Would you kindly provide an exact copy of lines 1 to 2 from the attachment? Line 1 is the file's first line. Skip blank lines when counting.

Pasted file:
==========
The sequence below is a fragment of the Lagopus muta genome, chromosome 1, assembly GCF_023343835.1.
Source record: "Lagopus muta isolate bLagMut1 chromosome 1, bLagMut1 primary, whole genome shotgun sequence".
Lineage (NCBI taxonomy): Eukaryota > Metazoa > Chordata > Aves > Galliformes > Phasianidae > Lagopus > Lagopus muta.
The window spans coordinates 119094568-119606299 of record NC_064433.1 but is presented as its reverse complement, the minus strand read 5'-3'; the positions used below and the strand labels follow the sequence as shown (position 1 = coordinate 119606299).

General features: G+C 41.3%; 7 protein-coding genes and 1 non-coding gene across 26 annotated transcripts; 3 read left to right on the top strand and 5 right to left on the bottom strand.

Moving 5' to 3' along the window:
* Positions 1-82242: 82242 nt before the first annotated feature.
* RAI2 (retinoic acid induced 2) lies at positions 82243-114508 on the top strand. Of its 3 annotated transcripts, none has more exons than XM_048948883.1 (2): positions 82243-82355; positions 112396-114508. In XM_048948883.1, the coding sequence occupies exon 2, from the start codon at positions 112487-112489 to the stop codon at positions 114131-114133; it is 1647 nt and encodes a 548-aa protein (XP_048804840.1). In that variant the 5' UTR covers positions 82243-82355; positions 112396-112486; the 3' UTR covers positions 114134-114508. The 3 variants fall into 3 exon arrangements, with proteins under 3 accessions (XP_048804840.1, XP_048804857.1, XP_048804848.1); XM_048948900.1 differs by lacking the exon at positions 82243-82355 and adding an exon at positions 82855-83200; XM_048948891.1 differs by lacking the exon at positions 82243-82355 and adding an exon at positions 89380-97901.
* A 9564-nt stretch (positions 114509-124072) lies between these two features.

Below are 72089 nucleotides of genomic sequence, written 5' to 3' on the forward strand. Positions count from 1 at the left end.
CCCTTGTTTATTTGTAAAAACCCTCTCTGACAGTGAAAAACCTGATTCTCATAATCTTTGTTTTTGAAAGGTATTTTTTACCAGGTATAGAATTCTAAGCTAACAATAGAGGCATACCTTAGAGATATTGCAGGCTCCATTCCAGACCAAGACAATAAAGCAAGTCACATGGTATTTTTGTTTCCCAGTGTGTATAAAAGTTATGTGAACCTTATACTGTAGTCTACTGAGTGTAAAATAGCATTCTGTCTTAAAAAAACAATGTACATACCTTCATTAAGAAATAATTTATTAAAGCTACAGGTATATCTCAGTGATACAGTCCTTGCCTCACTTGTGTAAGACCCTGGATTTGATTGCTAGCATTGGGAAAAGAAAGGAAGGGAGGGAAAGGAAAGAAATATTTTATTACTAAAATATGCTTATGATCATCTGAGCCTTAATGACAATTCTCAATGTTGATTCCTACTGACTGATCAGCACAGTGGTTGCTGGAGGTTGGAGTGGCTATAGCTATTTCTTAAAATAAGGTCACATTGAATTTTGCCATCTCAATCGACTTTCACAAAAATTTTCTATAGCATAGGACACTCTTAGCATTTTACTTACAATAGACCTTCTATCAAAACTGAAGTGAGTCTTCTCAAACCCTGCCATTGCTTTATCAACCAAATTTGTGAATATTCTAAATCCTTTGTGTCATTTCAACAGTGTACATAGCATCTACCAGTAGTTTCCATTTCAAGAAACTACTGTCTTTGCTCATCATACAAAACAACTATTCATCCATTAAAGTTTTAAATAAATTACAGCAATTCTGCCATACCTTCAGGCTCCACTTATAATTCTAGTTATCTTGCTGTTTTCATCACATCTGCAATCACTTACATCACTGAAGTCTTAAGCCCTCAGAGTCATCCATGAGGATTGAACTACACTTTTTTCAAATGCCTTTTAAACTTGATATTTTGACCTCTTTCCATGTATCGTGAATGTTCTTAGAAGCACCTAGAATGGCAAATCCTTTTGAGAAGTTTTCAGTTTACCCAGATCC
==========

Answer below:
The sequence below is a fragment of the Lagopus muta genome, chromosome 1, assembly GCF_023343835.1.
Source record: "Lagopus muta isolate bLagMut1 chromosome 1, bLagMut1 primary, whole genome shotgun sequence".